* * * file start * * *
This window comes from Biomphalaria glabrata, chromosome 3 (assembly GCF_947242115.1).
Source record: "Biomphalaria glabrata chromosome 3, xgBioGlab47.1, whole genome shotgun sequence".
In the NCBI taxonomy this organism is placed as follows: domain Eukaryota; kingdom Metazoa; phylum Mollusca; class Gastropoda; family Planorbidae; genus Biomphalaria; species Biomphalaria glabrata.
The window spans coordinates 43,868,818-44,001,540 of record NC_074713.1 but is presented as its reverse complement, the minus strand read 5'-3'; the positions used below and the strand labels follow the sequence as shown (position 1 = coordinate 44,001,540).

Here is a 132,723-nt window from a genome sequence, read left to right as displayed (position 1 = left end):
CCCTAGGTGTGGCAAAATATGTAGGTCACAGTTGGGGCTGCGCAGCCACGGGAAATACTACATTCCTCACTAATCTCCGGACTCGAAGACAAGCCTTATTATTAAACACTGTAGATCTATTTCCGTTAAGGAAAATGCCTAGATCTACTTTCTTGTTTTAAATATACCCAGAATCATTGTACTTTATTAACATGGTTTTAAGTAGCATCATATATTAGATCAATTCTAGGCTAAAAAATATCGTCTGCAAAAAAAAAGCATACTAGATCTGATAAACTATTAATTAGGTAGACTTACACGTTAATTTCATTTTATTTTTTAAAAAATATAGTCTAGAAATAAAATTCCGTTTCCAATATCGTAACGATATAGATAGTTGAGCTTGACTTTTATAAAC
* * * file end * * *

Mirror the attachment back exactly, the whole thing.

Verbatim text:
This window comes from Biomphalaria glabrata, chromosome 3 (assembly GCF_947242115.1).
Source record: "Biomphalaria glabrata chromosome 3, xgBioGlab47.1, whole genome shotgun sequence".
In the NCBI taxonomy this organism is placed as follows: domain Eukaryota; kingdom Metazoa; phylum Mollusca; class Gastropoda; family Planorbidae; genus Biomphalaria; species Biomphalaria glabrata.
The window spans coordinates 43,868,818-44,001,540 of record NC_074713.1 but is presented as its reverse complement, the minus strand read 5'-3'; the positions used below and the strand labels follow the sequence as shown (position 1 = coordinate 44,001,540).

Here is a 132,723-nt window from a genome sequence, read left to right as displayed (position 1 = left end):
CCCTAGGTGTGGCAAAATATGTAGGTCACAGTTGGGGCTGCGCAGCCACGGGAAATACTACATTCCTCACTAATCTCCGGACTCGAAGACAAGCCTTATTATTAAACACTGTAGATCTATTTCCGTTAAGGAAAATGCCTAGATCTACTTTCTTGTTTTAAATATACCCAGAATCATTGTACTTTATTAACATGGTTTTAAGTAGCATCATATATTAGATCAATTCTAGGCTAAAAAATATCGTCTGCAAAAAAAAAGCATACTAGATCTGATAAACTATTAATTAGGTAGACTTACACGTTAATTTCATTTTATTTTTTAAAAAATATAGTCTAGAAATAAAATTCCGTTTCCAATATCGTAACGATATAGATAGTTGAGCTTGACTTTTATAAAC